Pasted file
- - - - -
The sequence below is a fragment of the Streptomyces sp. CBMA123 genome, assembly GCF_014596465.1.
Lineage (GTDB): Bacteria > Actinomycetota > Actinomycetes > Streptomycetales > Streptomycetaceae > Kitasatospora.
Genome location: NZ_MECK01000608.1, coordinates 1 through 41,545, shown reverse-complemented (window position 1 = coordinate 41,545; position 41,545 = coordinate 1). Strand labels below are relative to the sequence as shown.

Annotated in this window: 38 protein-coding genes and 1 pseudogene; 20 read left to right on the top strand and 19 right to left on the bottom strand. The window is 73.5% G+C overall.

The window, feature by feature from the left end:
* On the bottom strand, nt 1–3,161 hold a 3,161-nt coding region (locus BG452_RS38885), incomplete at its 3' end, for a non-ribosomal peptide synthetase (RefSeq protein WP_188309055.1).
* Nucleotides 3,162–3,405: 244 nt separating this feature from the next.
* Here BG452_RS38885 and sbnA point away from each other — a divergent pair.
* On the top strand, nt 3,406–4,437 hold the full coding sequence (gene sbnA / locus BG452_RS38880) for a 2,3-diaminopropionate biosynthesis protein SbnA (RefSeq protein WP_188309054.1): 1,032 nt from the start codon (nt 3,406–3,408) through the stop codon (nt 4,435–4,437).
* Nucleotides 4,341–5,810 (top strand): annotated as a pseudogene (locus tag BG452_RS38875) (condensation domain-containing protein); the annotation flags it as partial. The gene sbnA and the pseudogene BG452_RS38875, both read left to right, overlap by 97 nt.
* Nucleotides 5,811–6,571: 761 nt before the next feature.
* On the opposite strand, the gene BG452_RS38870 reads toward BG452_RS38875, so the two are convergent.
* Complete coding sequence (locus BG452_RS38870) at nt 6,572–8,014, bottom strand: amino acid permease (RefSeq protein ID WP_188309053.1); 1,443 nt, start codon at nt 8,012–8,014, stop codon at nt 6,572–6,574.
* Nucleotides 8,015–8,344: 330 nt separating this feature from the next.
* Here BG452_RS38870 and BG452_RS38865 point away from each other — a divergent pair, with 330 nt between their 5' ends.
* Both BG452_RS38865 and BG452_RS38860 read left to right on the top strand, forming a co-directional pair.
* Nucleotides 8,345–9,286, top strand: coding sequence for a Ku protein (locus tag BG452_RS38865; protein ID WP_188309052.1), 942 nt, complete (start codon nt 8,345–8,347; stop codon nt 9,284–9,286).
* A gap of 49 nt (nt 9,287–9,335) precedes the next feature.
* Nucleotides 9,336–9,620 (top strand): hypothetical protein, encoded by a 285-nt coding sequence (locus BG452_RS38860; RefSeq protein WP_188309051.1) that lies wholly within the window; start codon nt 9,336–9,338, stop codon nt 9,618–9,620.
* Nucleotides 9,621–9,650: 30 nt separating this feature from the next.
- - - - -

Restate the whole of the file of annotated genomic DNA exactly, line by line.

The sequence below is a fragment of the Streptomyces sp. CBMA123 genome, assembly GCF_014596465.1.
Lineage (GTDB): Bacteria > Actinomycetota > Actinomycetes > Streptomycetales > Streptomycetaceae > Kitasatospora.
Genome location: NZ_MECK01000608.1, coordinates 1 through 41,545, shown reverse-complemented (window position 1 = coordinate 41,545; position 41,545 = coordinate 1). Strand labels below are relative to the sequence as shown.

Annotated in this window: 38 protein-coding genes and 1 pseudogene; 20 read left to right on the top strand and 19 right to left on the bottom strand. The window is 73.5% G+C overall.

The window, feature by feature from the left end:
* On the bottom strand, nt 1–3,161 hold a 3,161-nt coding region (locus BG452_RS38885), incomplete at its 3' end, for a non-ribosomal peptide synthetase (RefSeq protein WP_188309055.1).
* Nucleotides 3,162–3,405: 244 nt separating this feature from the next.
* Here BG452_RS38885 and sbnA point away from each other — a divergent pair.
* On the top strand, nt 3,406–4,437 hold the full coding sequence (gene sbnA / locus BG452_RS38880) for a 2,3-diaminopropionate biosynthesis protein SbnA (RefSeq protein WP_188309054.1): 1,032 nt from the start codon (nt 3,406–3,408) through the stop codon (nt 4,435–4,437).
* Nucleotides 4,341–5,810 (top strand): annotated as a pseudogene (locus tag BG452_RS38875) (condensation domain-containing protein); the annotation flags it as partial. The gene sbnA and the pseudogene BG452_RS38875, both read left to right, overlap by 97 nt.
* Nucleotides 5,811–6,571: 761 nt before the next feature.
* On the opposite strand, the gene BG452_RS38870 reads toward BG452_RS38875, so the two are convergent.
* Complete coding sequence (locus BG452_RS38870) at nt 6,572–8,014, bottom strand: amino acid permease (RefSeq protein ID WP_188309053.1); 1,443 nt, start codon at nt 8,012–8,014, stop codon at nt 6,572–6,574.
* Nucleotides 8,015–8,344: 330 nt separating this feature from the next.
* Here BG452_RS38870 and BG452_RS38865 point away from each other — a divergent pair, with 330 nt between their 5' ends.
* Both BG452_RS38865 and BG452_RS38860 read left to right on the top strand, forming a co-directional pair.
* Nucleotides 8,345–9,286, top strand: coding sequence for a Ku protein (locus tag BG452_RS38865; protein ID WP_188309052.1), 942 nt, complete (start codon nt 8,345–8,347; stop codon nt 9,284–9,286).
* A gap of 49 nt (nt 9,287–9,335) precedes the next feature.
* Nucleotides 9,336–9,620 (top strand): hypothetical protein, encoded by a 285-nt coding sequence (locus BG452_RS38860; RefSeq protein WP_188309051.1) that lies wholly within the window; start codon nt 9,336–9,338, stop codon nt 9,618–9,620.
* Nucleotides 9,621–9,650: 30 nt separating this feature from the next.